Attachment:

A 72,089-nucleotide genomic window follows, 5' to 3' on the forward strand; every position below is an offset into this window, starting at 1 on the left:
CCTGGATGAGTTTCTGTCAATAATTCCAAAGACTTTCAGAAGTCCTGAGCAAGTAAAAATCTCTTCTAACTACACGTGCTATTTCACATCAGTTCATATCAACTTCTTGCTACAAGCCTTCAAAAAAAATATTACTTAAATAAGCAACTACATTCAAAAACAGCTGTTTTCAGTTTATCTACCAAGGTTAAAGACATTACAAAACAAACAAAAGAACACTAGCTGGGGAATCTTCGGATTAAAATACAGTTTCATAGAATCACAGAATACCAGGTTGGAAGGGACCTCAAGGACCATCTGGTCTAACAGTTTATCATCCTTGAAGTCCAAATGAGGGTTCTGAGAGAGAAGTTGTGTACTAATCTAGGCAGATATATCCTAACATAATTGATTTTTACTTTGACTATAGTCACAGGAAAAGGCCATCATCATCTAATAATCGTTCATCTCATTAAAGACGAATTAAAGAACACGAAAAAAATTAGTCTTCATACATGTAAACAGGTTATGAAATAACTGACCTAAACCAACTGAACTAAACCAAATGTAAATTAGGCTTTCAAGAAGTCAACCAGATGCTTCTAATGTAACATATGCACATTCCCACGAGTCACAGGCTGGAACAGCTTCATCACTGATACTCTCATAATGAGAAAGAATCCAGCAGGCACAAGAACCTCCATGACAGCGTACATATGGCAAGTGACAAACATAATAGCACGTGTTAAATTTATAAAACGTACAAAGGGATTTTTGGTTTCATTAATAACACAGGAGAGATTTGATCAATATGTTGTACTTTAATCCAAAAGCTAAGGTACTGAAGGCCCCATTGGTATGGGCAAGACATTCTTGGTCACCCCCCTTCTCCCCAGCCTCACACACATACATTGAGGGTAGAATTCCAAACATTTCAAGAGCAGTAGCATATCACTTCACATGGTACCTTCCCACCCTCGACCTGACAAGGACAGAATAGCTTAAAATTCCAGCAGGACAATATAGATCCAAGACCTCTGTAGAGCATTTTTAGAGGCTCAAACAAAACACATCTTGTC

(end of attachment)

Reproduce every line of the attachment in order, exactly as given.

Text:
A 72,089-nucleotide genomic window follows, 5' to 3' on the forward strand; every position below is an offset into this window, starting at 1 on the left:
CCTGGATGAGTTTCTGTCAATAATTCCAAAGACTTTCAGAAGTCCTGAGCAAGTAAAAATCTCTTCTAACTACACGTGCTATTTCACATCAGTTCATATCAACTTCTTGCTACAAGCCTTCAAAAAAAATATTACTTAAATAAGCAACTACATTCAAAAACAGCTGTTTTCAGTTTATCTACCAAGGTTAAAGACATTACAAAACAAACAAAAGAACACTAGCTGGGGAATCTTCGGATTAAAATACAGTTTCATAGAATCACAGAATACCAGGTTGGAAGGGACCTCAAGGACCATCTGGTCTAACAGTTTATCATCCTTGAAGTCCAAATGAGGGTTCTGAGAGAGAAGTTGTGTACTAATCTAGGCAGATATATCCTAACATAATTGATTTTTACTTTGACTATAGTCACAGGAAAAGGCCATCATCATCTAATAATCGTTCATCTCATTAAAGACGAATTAAAGAACACGAAAAAAATTAGTCTTCATACATGTAAACAGGTTATGAAATAACTGACCTAAACCAACTGAACTAAACCAAATGTAAATTAGGCTTTCAAGAAGTCAACCAGATGCTTCTAATGTAACATATGCACATTCCCACGAGTCACAGGCTGGAACAGCTTCATCACTGATACTCTCATAATGAGAAAGAATCCAGCAGGCACAAGAACCTCCATGACAGCGTACATATGGCAAGTGACAAACATAATAGCACGTGTTAAATTTATAAAACGTACAAAGGGATTTTTGGTTTCATTAATAACACAGGAGAGATTTGATCAATATGTTGTACTTTAATCCAAAAGCTAAGGTACTGAAGGCCCCATTGGTATGGGCAAGACATTCTTGGTCACCCCCCTTCTCCCCAGCCTCACACACATACATTGAGGGTAGAATTCCAAACATTTCAAGAGCAGTAGCATATCACTTCACATGGTACCTTCCCACCCTCGACCTGACAAGGACAGAATAGCTTAAAATTCCAGCAGGACAATATAGATCCAAGACCTCTGTAGAGCATTTTTAGAGGCTCAAACAAAACACATCTTGTC